Very well written at a popular level. Switches modes fluidly between interrogating and appropriating the likes of Balthasar and Augustine, to utilizing tangible contemporary and pop culture illustrations.

Only weakness is his drifting in and out of awareness of the nature of his own thesis, especially when engaging Milton Friedman's thought. He is never really at direct odds with Friedman, and sometimes he's aware of this, then he'll turn around and imagine a conflict where none exists.

His obser
Mar 02, 2009 Megan rated it it was amazing  ·  review of another edition
Recommends it for: people interested in economics
Recommended to Megan by: Mark
A very interesting analysis of consumerism through Christian lenses. Cavanaugh explains what consumerism is at its root and offers the Eucharist as the only true act of consumption that satisfies our ever-wanting souls, an act that at the same time de-centralizes the individual by placing him into the Body of Christ. As I read, I thought, Finally, someone who argues why Christians most of all should care about sustainable, organic, local, and fair trade issues! Some of the more philosophical bit ...more
C. Christopher
Dec 12, 2010 C. Christopher rated it it was amazing  ·  review of another edition
Being Consumed needs to be read in our churches to lead us toward recognition and confession of our economic idolatries, especially in the present age of economic turbulence. Cavanaugh masterfully uses historical Christian theology to critique capitalism. This is a potent little book, and one that would shed much light on the recent financial crises of our land and could inspire us to discern distinctively Christian economic practices.

Read my full review on THE ENGLEWOOD REVIEW OF BOOKS
John Roberson
Cavanaugh suggests that instead of being caught up in left vs. right Christians should imagine third ways for economics. So, for instance, instead of asking whether we support or oppose free markets, let's ask what it really means to be free. Maybe we question the fundamental economic assumption of scarcity by pointing to the abundance of God's life in Christ by the Spirit. At times he gets a bit too, but it's a good read and it's much more accessible than his previous b ...more
Jacob Aitken
Aug 04, 2011 Jacob Aitken rated it it was amazing  ·  review of another edition
While disagreeing with some of Cavanaugh's implied conclusions, the book was great. He was one of the first Christian theologians who are neither Evangelical or Free Market outline attemps at putting their theology into practice. He argues that for desire to be seen in Augustinian terms: we enjoy God; we use things.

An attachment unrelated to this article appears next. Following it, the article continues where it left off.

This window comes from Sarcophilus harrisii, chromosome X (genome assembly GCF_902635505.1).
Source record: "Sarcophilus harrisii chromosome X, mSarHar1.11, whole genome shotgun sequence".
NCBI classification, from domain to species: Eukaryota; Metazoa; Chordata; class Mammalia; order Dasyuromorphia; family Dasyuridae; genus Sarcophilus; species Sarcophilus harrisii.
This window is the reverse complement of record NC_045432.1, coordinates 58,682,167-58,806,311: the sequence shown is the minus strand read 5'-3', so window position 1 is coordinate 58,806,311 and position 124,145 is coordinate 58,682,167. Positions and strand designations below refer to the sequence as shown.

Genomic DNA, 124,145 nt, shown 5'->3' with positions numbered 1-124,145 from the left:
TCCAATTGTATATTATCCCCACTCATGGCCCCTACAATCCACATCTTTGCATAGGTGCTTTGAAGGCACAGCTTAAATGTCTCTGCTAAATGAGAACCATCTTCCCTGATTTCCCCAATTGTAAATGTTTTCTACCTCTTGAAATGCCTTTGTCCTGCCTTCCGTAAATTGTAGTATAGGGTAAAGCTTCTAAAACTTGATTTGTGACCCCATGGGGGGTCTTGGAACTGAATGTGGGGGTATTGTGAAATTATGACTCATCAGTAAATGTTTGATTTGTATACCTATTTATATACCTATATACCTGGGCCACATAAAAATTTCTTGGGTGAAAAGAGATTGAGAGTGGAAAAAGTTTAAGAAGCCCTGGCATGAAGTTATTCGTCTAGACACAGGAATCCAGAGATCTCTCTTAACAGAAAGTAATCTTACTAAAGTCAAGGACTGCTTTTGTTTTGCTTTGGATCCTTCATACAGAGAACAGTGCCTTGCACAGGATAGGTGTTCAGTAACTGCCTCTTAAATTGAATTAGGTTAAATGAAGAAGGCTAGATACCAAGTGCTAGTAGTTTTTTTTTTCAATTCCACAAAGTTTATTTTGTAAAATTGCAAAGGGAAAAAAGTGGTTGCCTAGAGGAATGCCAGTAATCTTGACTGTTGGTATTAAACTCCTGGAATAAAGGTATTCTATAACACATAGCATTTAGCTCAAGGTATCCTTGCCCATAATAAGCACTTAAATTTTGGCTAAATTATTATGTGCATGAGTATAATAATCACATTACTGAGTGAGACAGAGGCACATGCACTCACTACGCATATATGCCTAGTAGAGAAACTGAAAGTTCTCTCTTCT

The parts I enjoyed were the discussions about the Eucharist and the practical suggestions. Many people just say, "Hoorah for socialism, greedy capitalist pig swine." Cavnaugh moves t
Jul 27, 2011 John marked it as to-read  ·  review of another edition
Fascinating book, though I agree with the reviewer who found some of the arguments underdeveloped. Here's a quote that I think is very insightful: "What makes consumer culture worth talking about from the point of view of moral theology is not primarily greed... Consumerism is not so much about having more as it is about having something else; that's why it is not simply buying but shopping that is the heart of consumerism. This restlessness - this moving on to shopping for something else, no ma ...more
May 21, 2011 Mark rated it really liked it  ·  review of another edition
Insightful at applying Augustinian notion of 'desire' as seat of human motivation and driving ethical force to how 'free' markets work. Also, he shows how the Eucharist reshapes our imagination with regard to being consumers who consume the body of Christ as well as economically scarce goods. His examples of how to achieve the telos of community, where all members right desires and needs are embraced/fulfilled, are reasonable and achievable. Good brief treatment of economics through the lense of ...more
Adam Shields
Short review: I thought this was ok. There are some interesting parts to the book, but even at only 100 pages it still seemed like it dragged a bit. I appreciate that Cavanaugh is looking at this as a Catholic academic theologian, but to me he seemed to keep on hinting at ideas without really fleshing them out and then moving on.

My full review is on my blog at
Jun 17, 2009 Jeremy rated it it was amazing  ·  review of another edition
Fantastic book. Cavanaugh expresses a number of problems with our consumer and free-market driven culture that I've been starting to get a sense of myself. He shows that free markets, in the commonly-understood sense, are largely a misnomer, and discusses in great detail the relations between globalism and individualism. His discussion of the Eucharist as a model for a proper Christian mentality was absolutely fascinating. A very enlightening book.
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Dr. William T. Cavanaugh is Associate Professor of Theology at the University of St. Thomas in St. Paul, Minnesota. He holds an MA in Theology and Religious Studies from Cambridge University and a PhD in Religion from Duke University.
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“To consume the Eucharist is an act of anticonsumption, for here to consume is to be consumed, to be taken up into participation in something larger than the self, yet in a way in which the identity of the self is paradoxically secured.” 6 likes
“Economic relationships do not operate on value-neutral laws, but are rather carriers of specific convictions about the nature of the human person - the person's origins and
destiny. There is an implicit anthropology and an implicit theology in every economics.”